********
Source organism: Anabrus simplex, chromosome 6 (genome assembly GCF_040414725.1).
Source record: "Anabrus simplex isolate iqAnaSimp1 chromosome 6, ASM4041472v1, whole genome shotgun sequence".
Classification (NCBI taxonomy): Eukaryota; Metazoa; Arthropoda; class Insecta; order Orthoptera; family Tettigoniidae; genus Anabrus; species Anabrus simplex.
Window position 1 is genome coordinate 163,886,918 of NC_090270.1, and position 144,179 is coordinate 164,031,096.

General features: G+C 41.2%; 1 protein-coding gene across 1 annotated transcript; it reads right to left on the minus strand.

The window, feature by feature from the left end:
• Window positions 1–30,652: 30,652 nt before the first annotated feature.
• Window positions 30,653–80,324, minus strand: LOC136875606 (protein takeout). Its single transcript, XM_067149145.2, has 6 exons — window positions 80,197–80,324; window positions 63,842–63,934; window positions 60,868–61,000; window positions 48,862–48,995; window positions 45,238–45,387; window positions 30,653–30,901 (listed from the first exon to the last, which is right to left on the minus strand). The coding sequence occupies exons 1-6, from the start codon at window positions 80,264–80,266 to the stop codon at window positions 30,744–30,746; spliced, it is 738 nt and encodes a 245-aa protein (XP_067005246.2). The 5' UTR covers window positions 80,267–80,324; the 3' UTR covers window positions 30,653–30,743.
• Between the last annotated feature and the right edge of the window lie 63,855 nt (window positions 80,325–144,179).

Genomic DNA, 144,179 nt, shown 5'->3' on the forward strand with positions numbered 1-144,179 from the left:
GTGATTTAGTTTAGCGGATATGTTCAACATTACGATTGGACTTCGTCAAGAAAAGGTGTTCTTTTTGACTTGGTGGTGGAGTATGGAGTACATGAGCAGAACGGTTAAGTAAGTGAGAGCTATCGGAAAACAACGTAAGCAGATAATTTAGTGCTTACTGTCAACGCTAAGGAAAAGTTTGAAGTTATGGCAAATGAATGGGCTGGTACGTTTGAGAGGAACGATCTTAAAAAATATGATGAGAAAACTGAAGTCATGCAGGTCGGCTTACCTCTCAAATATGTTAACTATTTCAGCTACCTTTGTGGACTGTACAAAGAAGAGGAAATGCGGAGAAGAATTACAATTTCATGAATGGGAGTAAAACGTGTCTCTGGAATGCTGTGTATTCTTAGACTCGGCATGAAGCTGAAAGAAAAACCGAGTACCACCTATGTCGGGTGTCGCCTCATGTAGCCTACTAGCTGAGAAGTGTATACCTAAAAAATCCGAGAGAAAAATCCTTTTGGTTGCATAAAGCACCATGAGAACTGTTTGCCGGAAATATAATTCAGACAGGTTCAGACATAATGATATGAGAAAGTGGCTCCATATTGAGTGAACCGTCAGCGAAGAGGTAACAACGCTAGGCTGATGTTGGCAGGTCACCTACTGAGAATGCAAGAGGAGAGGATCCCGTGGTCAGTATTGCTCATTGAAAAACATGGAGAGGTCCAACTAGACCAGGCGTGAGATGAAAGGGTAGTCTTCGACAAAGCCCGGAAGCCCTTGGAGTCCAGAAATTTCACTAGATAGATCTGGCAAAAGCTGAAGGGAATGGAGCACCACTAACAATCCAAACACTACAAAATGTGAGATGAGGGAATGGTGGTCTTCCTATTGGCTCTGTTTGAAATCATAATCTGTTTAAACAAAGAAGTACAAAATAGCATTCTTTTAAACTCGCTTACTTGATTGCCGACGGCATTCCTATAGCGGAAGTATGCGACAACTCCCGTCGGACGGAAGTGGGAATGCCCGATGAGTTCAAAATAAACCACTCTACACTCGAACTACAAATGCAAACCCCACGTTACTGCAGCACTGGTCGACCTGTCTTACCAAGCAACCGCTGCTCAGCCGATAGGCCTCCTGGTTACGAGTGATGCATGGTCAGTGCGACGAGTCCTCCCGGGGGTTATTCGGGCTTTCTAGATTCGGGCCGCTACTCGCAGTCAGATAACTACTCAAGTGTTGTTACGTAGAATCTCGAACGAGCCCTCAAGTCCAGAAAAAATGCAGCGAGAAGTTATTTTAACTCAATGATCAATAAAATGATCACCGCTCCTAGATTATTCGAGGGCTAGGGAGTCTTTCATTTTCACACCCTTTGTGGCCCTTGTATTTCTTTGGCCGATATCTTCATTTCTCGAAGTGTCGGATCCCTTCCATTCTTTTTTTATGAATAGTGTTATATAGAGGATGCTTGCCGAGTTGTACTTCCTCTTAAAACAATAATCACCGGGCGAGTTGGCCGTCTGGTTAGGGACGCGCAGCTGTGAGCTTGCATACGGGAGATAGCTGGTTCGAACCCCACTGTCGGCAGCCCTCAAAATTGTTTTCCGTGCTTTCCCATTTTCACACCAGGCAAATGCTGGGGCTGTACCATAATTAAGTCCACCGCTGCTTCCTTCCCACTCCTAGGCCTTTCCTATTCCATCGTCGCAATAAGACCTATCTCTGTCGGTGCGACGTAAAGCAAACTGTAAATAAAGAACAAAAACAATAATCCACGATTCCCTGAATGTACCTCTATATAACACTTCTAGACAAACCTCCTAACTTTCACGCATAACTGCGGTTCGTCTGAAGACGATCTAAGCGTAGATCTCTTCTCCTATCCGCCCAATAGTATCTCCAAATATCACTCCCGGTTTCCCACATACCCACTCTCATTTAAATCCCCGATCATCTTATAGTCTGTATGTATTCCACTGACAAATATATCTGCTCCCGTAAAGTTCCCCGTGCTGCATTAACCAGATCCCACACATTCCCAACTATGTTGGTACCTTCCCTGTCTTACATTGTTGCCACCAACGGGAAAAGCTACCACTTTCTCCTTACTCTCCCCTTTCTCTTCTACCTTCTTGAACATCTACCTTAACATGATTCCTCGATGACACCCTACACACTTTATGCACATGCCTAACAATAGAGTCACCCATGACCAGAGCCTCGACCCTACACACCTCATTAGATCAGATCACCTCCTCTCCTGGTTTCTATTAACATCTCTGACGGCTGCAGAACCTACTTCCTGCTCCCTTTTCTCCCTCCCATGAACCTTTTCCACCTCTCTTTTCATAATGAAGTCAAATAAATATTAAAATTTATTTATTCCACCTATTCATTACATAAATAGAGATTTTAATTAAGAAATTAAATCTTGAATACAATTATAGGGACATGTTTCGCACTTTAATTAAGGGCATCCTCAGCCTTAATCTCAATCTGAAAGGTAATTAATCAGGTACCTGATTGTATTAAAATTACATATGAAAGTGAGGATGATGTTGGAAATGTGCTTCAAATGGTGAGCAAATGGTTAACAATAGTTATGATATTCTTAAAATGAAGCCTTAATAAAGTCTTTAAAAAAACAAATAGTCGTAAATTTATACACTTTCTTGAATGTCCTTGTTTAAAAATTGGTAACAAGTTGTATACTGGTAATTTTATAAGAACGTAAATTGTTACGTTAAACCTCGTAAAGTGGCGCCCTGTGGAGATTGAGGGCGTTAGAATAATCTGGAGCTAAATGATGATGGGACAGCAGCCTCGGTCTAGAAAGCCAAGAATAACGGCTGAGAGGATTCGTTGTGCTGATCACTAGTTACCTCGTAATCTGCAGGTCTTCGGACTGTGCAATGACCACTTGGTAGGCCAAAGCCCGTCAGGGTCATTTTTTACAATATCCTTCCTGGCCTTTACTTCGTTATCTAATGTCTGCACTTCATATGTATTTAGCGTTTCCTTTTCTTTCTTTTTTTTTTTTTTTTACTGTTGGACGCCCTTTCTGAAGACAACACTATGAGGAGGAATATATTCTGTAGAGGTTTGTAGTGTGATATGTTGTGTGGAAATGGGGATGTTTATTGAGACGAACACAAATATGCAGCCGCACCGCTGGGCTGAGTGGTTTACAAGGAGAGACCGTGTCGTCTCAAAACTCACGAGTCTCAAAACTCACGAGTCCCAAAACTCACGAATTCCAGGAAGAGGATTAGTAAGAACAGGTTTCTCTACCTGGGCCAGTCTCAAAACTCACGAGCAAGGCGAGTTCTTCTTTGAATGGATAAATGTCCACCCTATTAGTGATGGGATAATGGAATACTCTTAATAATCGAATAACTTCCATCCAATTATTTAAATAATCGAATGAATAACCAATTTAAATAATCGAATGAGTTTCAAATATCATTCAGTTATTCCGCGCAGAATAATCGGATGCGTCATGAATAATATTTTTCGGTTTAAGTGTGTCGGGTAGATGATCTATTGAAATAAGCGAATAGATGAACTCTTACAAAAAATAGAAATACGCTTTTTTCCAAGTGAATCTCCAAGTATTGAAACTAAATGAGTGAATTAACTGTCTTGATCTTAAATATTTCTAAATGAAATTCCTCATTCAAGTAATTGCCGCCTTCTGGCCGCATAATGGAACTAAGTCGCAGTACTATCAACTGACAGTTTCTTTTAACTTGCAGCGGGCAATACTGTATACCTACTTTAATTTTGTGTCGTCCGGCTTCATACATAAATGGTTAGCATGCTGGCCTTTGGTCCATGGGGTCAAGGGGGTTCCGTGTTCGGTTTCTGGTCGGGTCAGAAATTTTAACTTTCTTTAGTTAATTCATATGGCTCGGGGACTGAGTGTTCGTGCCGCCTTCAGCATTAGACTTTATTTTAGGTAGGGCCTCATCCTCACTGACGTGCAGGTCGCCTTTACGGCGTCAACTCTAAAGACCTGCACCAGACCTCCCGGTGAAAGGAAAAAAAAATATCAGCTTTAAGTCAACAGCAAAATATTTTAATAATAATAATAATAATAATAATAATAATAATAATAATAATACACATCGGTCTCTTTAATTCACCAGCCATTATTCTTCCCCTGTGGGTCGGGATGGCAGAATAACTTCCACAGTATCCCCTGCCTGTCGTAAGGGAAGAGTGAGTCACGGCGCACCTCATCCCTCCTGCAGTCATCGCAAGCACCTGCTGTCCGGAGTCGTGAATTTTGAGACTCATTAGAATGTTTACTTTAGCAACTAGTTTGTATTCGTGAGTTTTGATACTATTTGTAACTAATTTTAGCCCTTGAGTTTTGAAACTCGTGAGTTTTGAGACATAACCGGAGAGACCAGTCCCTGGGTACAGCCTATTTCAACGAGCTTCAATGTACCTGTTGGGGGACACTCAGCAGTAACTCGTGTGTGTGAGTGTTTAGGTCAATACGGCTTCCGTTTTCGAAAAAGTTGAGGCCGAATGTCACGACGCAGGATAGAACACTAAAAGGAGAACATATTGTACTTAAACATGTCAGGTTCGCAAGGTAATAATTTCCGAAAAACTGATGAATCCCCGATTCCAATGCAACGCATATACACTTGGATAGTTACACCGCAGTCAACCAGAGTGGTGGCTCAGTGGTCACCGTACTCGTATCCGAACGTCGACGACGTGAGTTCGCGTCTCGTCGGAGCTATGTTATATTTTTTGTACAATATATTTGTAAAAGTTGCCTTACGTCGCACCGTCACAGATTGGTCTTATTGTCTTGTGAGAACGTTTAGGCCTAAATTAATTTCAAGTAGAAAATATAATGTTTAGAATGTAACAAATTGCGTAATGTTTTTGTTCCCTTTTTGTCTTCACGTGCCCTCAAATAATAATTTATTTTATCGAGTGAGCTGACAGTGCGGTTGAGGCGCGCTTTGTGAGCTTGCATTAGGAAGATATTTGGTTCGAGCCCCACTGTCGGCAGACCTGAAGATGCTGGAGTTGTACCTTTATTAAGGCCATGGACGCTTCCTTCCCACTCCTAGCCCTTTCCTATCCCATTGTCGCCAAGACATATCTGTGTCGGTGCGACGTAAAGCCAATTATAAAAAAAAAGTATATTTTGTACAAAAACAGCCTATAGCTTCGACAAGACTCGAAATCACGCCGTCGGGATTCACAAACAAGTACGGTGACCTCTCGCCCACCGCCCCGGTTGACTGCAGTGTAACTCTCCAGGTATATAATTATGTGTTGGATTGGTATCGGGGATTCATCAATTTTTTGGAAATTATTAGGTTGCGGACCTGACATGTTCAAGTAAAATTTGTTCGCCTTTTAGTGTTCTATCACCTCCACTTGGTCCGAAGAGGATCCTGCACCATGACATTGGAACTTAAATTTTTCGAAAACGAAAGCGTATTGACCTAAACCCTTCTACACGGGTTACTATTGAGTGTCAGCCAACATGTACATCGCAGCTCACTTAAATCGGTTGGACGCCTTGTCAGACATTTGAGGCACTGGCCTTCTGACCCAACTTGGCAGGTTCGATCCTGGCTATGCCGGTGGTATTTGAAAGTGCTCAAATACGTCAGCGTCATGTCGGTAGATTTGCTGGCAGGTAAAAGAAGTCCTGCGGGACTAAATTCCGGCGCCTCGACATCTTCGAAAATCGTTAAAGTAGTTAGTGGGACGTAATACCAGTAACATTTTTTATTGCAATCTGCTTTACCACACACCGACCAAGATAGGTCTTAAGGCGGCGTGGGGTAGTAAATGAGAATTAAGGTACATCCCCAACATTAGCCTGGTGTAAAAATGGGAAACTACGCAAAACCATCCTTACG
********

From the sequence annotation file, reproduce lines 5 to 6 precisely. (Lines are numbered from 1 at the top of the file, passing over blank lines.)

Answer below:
General features: G+C 41.2%; 1 protein-coding gene across 1 annotated transcript; it reads right to left on the minus strand.

The window, feature by feature from the left end: